Economics Professor Emeritus receives Order of Canada for contribution to free trade debateOctober 04, 2016
Eloise Wonnacott, Ron Wonnacott and Lieutenant Governor of Ontario, the Honourable Elizabeth Dowdeswell. - Photo by Rachel Lincoln Photography
Ron Wonnacott, Officer of the Order of Canada and Bob Andersen, Dean of the Faculty of Social Science - Photo by Rachel Lincoln Photography
On Monday, October 3, Ron Wonnacott, Professor Emeritus in the Department of Economics at Western University, was invested as an Officer of the Order of Canada by the Lieutenant Governor of Ontario, the Honourable Elizabeth Dowdeswell.
Ron Wonnacott was just a professor in a small economics department, but his research would trigger a debate that would change the Canadian economy. Wonnacott is now renowned for his research on North American free trade.
Wonnacott’s academic career started at Western, where he was president of the University Student Council. He completed his undergraduate degree in 1955, and then earned his PhD at Harvard. In 1958, he returned to Western as a professor, beginning his teaching career when the Department of Economics was in its infancy.
When he started, he was one of only four faculty members in the department. Soon, the new Department Chair Grant Reuber “set about building a great department through his insight and ability.”
Wonnacott played a significant role in the Department’s development, serving as Chair of the Department for three years, and assisting in the recruitment of many faculty members. While there was initial difficulty in hiring senior faculty, his successor Clark Leith hired three excellent economists from England: David Laidler, Michael Parkin, and John Whalley. The Department came to be known as one of the top 40 Economics departments in the world.
Working with his brothers Paul and Tom, Wonnacott prepared textbooks which have been widely used and translated into many languages. Both brothers were also Western grads. “The biggest intellectual debt I have is to my brothers,” said Wonnacott.
In 1965 his brother Paul joined him in his research into what would happen to the Canadian economy if there were no tariffs or other trade restrictions between Canada and the US: in other words, free trade.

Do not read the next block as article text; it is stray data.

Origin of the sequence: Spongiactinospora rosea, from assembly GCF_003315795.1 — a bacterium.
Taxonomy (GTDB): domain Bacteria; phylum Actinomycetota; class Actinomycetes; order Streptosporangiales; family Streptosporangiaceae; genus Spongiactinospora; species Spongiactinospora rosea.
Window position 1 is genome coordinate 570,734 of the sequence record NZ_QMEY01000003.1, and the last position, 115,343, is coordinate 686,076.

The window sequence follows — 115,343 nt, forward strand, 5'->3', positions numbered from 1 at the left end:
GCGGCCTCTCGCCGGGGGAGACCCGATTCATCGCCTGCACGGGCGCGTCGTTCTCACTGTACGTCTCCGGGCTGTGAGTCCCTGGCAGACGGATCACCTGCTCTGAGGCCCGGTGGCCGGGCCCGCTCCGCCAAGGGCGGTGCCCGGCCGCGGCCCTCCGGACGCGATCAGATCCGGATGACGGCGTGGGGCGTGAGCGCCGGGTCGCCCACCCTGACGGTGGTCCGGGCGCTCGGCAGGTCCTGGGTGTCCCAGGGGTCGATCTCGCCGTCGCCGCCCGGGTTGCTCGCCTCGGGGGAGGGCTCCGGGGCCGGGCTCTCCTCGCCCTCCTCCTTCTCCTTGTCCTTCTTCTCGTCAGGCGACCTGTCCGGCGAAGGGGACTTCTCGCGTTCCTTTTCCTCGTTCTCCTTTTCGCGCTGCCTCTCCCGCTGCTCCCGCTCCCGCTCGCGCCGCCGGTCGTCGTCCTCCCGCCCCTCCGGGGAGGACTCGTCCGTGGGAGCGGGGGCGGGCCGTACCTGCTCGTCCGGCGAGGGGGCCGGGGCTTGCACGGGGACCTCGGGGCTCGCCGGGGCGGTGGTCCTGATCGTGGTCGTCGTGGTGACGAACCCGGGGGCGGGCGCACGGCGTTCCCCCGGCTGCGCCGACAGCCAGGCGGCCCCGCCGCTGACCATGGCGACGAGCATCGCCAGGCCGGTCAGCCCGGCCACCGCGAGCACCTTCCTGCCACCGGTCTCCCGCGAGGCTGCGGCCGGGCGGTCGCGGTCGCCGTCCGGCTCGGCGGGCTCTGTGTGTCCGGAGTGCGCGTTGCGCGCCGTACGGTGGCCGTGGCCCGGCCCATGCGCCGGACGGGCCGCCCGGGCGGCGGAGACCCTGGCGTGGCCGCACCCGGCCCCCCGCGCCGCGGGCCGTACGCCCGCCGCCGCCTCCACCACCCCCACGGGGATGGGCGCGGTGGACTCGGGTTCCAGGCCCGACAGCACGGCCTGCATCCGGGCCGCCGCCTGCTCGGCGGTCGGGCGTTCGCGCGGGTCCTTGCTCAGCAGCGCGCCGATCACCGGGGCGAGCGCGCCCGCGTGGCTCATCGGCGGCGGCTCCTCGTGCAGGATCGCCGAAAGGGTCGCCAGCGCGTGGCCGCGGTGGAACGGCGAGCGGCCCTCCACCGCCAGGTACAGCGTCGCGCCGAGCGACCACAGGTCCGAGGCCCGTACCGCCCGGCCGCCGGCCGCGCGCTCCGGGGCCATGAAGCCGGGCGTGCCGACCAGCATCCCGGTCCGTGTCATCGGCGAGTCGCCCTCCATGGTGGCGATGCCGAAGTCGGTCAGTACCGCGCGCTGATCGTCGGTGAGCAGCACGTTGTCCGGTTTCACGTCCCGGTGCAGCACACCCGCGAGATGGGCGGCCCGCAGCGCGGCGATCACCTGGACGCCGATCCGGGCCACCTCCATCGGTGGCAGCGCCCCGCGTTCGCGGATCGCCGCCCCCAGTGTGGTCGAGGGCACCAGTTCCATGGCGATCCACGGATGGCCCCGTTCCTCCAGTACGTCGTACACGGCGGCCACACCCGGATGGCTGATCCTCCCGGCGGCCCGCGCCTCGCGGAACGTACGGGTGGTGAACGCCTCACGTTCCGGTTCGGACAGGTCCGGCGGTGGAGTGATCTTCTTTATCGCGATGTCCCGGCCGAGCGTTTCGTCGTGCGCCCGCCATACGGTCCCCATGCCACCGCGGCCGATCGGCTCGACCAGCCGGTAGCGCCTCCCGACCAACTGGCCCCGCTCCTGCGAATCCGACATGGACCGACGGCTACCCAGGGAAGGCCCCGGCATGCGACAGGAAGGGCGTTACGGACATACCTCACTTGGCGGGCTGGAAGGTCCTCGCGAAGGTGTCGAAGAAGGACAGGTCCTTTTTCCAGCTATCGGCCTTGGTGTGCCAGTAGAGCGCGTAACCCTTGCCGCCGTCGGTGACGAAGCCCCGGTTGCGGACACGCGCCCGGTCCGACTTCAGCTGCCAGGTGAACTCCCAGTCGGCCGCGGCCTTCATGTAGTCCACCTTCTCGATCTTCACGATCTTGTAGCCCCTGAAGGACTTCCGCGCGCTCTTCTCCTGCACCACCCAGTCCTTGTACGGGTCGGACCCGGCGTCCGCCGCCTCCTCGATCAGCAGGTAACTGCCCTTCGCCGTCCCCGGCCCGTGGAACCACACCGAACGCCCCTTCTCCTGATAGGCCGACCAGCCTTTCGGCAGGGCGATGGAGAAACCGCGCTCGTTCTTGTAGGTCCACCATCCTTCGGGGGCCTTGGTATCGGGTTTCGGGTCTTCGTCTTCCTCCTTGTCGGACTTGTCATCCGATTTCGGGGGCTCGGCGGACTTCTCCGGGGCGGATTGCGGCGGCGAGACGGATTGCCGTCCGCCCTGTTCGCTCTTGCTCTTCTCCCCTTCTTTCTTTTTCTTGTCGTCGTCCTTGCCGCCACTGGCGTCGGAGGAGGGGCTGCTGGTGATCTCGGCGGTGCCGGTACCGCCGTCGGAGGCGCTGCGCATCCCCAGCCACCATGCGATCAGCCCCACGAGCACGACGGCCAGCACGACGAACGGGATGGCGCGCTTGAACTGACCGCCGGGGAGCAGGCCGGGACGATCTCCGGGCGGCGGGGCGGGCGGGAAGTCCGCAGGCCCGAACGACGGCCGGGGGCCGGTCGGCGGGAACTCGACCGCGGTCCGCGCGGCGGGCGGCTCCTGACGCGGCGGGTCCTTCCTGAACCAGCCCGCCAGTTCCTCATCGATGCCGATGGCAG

The Wonnacotts concluded that, while Canada had done reasonably well economically since Confederation, it could have done better and could continue to do better in the future if it adopted free trade. Their joint research was published by Harvard University Press in 1967. Their conclusions were later supported by research by Rick Harris and other distinguished economists. However these views challenged the 100 years of John A. MacDonald’s National Policy of protection, and were in stark contrast to the prevailing opinions of Canadian business and public at the time.
But they started a debate.
During the next 20 years, Wonnacott was invited to explain his work to business groups and economists, and the tide began to turn.
In 1989, facing growing protectionism in the US, Canada and the US signed the Free Trade Agreement. While not acting in an official advisory role in the negotiations, Wonnacott provided information and advice to officials working on the agreement.
“The Free Trade Agreement was not only a success,” said Wonnacott, “but it was critical to Canada because it opened Canada to the world, which is increasingly one of trade agreements and the expansion of trade. MacDonald’s policy of protectionism would have left Canada much more isolated.”
Soon after the agreement was signed, Canada, Mexico and the United States began to negotiate the North American Free Trade Agreement (NAFTA). Entering NAFTA, Wonnacott said “was in large part defensive, to prevent competitive losses to Canadian industries exporting to the US: absent Canadian participation, US industries would have acquired cheap goods from Mexico; Canadian industries would not.”
Why the opposition now to trade agreements from some US politicians?
Wonnacott’s reply: “Trade is like technological change. Both provide benefits by increasing efficiency and lowering prices. While both eventually offer greater opportunity, and eventually new jobs, both in the short run displace some workers. This provides a platform for populist politicians. They blame trade agreements that are made by governments. On the other hand, technological change is a business decision, and it’s hard to object to that.”
To the question: do you think your work has helped to encourage a more positive attitude to trade in Canada?
His reply: “I hope so, at least in small part. But that is for others to judge.”
Photos by Rachel Lincoln Photography